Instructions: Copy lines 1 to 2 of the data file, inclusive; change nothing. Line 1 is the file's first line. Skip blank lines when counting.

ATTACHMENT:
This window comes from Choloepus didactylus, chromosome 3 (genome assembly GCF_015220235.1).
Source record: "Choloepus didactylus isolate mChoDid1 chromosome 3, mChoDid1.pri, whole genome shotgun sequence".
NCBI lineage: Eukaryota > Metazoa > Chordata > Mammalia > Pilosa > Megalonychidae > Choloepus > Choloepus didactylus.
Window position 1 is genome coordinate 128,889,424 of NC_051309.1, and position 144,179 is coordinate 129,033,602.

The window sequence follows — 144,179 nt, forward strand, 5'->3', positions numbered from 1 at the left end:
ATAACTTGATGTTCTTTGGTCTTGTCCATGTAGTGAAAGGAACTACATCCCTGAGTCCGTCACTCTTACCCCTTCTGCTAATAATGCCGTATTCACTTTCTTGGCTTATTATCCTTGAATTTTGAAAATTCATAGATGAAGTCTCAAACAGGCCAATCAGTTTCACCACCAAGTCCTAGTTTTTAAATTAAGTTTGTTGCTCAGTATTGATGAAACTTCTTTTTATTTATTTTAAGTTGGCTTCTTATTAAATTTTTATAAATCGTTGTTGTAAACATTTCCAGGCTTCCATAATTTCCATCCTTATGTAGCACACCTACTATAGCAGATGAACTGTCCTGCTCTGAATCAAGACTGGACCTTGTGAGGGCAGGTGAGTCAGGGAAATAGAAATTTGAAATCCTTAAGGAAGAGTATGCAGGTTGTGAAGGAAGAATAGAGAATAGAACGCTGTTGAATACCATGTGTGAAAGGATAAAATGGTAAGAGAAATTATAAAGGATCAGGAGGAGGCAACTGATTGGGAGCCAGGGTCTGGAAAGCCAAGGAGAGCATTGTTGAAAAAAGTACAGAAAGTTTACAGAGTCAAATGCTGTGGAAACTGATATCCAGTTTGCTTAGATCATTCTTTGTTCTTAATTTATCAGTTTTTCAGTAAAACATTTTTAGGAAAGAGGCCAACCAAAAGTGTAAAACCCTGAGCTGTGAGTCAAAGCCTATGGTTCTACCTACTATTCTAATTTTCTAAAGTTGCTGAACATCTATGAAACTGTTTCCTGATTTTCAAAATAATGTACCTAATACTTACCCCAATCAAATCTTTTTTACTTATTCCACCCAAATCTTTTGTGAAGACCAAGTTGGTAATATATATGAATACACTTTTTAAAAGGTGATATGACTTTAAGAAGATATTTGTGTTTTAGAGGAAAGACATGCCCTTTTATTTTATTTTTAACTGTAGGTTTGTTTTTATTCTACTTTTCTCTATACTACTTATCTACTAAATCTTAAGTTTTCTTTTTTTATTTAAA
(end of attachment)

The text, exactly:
This window comes from Choloepus didactylus, chromosome 3 (genome assembly GCF_015220235.1).
Source record: "Choloepus didactylus isolate mChoDid1 chromosome 3, mChoDid1.pri, whole genome shotgun sequence".